Convention Season and Memory Lane

The US party conventions kick off next week with the Democratic Party convention in Denver. The news that Democratic Party candidate, Barack Obama, has chosen Sen. Joe Biden as his running mate is not a big surprise and is a clear effort by the Presidential hopeful to limit the impact of the charge by McCain supporters that Obama is weak and inexperienced on foreign policy. Democrats will hope that Biden, in his position as Chairman of the Foreign Relations Committee in the Senate, will provide Obama with sufficient political cover to neuter what has proved an effective political line of attack for Republicans. Biden will be remembered by political anoraks on this side of the Atlantic for the controversy sparked during his bid for the party’s candidacy in the 1988 Presidential campaign when it was discovered he had plagiarised a speech by the then British Labour Party leader, Neil Kinnock.
I will declare my hand: I’ll be rooting for Obama in this election (like I have for Democrats in every such election in the States), though with the sobering reservation that I’m not sure what difference he’ll make in the disastrous field that is US foreign policy. But I live in hope.
The 1984 Democratic Primary campaign was significant in that it was the first time a black American politician mounted a serious challenge for the nomination of either of the two political parties in the US- the politician being Jesse Jackson (he also ran unsuccessfully in 1988.)
I was fortunate enough as a nine year old to attend that Convention in 1984, held in the beautiful city of San Francisco. Anyone who has been will know just why Tony Bennett left his heart there…
My father was a party delegate for the state of Arizona, which at the time meant very little to me, beyond being the reason why my family would all be packed into the station wagon to make the long, hot journey across the Mojave Desert to California.
That holiday has remained etched in my mind in the form of a number of patchy, but glorious reminscinces: the sites of the Bay City remain most vividly in that corner of my mind which has stored the happiest/ photogenic holiday memories: the Golden Gate, Alcatraz, Redwood Forest, Lombard Street aka- the ‘crookedest road in the world,’ streetcars, Chinatown, Fishermans Wharf- I can recall them all (and, for someone with an appalling memory, that’s some personal feat!)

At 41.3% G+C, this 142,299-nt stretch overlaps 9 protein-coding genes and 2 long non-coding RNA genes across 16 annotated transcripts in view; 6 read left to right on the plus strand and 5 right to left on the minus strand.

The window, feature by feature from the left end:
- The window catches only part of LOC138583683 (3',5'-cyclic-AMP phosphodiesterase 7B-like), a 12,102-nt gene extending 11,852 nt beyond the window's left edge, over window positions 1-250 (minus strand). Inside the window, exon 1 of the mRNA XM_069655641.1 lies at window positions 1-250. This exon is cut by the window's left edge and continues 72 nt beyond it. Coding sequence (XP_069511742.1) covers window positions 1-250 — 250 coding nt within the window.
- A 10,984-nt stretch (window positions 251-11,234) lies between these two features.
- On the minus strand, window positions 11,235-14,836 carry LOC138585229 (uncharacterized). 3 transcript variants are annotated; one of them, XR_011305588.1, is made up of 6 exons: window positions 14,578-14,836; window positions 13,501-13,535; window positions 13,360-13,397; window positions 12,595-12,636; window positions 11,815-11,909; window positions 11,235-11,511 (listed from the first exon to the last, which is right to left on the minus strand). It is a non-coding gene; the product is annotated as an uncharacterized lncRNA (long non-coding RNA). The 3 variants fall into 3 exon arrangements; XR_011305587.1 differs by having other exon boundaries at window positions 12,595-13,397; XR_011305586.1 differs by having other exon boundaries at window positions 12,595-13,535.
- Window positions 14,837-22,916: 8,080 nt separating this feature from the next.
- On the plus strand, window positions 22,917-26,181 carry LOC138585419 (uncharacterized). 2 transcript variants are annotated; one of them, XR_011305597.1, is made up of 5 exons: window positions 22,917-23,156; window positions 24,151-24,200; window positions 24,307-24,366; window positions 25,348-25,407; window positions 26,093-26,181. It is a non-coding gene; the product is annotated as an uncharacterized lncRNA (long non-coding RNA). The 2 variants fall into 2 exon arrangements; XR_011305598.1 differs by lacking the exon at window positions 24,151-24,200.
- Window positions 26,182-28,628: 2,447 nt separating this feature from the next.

I can also remember a Chinese-American shop owner being so impressed that I was an avid 49ers’ fan that he gifted me with a commemorative Super Bowl XVI badge which I still have to this day. Sports fans will know that the former Notre Dame great, Joe Montana, led the 49ers to a famous victory in the January 1982 Super Bowl, at that time the solitary triumph of the then formerly sporting success starved city.
Other than the memories of San Francisco, I can recall watching the culmination of the Olympic Men’s Marathon event from our motel room in San Diego and being delighted that an Irishman had gained a medal (John Treacy’s silver being Ireland’s only medal at the Los Angeles games that year.)
It is therefore ironic that the only memories I retain of the actual Convention are of watching the Jackson ‘rainbow coalition’ speech in our hotel room (somewhat disinterestedly, unlike my mother) and of watching some unknown speaker mid-speech from the floor of the Convention hall, having been brought in during a quieter period to experience the event. US Party Conventions invariably attract protests from many disparate groups. For some reason, I remember catching a glimpse of a protester’s placard which referred to ‘POL POT,’ a picture that not only stayed with me but puzzled me for years to come as, having heard of ‘pot,’ I couldn’t understand who or what Pol was and why he had it….
The 1984 Democratic presidential ticket included another first, with Geraldine Ferraro becoming the first female to run for Vice President. Of course, Democrats will be hoping for a different outcome this time as the 1984 campaign witnessed a comprehensive trouncing of the Walter Mondale- Ferraro ticket by the Ronald Reagan-inspired Republicans.
While it’s sure to be a lot closer, time will tell whether the Democrats can regain the White House this time around.